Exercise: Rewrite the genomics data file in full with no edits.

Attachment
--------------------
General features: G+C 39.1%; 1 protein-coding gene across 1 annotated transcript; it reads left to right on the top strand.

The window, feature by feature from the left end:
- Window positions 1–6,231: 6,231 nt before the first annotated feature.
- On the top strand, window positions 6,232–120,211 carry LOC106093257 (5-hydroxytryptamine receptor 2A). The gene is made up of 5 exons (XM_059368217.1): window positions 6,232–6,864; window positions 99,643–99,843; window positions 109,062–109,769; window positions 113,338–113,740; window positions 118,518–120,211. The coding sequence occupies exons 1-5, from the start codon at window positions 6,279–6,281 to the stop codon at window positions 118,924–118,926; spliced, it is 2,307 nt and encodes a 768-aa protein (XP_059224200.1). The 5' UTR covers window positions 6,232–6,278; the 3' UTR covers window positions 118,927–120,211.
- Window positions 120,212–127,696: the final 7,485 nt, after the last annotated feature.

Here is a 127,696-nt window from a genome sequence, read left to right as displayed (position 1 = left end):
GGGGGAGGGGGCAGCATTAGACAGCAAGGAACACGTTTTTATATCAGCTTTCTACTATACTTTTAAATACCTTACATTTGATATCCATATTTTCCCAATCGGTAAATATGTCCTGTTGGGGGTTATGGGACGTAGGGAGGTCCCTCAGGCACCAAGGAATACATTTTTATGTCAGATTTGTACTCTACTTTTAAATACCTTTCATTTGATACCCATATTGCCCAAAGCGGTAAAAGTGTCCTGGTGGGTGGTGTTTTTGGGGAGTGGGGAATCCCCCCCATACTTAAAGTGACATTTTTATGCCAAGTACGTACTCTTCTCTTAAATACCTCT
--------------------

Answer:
General features: G+C 39.1%; 1 protein-coding gene across 1 annotated transcript; it reads left to right on the top strand.

The window, feature by feature from the left end:
- Window positions 1–6,231: 6,231 nt before the first annotated feature.
- On the top strand, window positions 6,232–120,211 carry LOC106093257 (5-hydroxytryptamine receptor 2A). The gene is made up of 5 exons (XM_059368217.1): window positions 6,232–6,864; window positions 99,643–99,843; window positions 109,062–109,769; window positions 113,338–113,740; window positions 118,518–120,211. The coding sequence occupies exons 1-5, from the start codon at window positions 6,279–6,281 to the stop codon at window positions 118,924–118,926; spliced, it is 2,307 nt and encodes a 768-aa protein (XP_059224200.1). The 5' UTR covers window positions 6,232–6,278; the 3' UTR covers window positions 118,927–120,211.
- Window positions 120,212–127,696: the final 7,485 nt, after the last annotated feature.

Here is a 127,696-nt window from a genome sequence, read left to right as displayed (position 1 = left end):
GGGGGAGGGGGCAGCATTAGACAGCAAGGAACACGTTTTTATATCAGCTTTCTACTATACTTTTAAATACCTTACATTTGATATCCATATTTTCCCAATCGGTAAATATGTCCTGTTGGGGGTTATGGGACGTAGGGAGGTCCCTCAGGCACCAAGGAATACATTTTTATGTCAGATTTGTACTCTACTTTTAAATACCTTTCATTTGATACCCATATTGCCCAAAGCGGTAAAAGTGTCCTGGTGGGTGGTGTTTTTGGGGAGTGGGGAATCCCCCCCATACTTAAAGTGACATTTTTATGCCAAGTACGTACTCTTCTCTTAAATACCTCT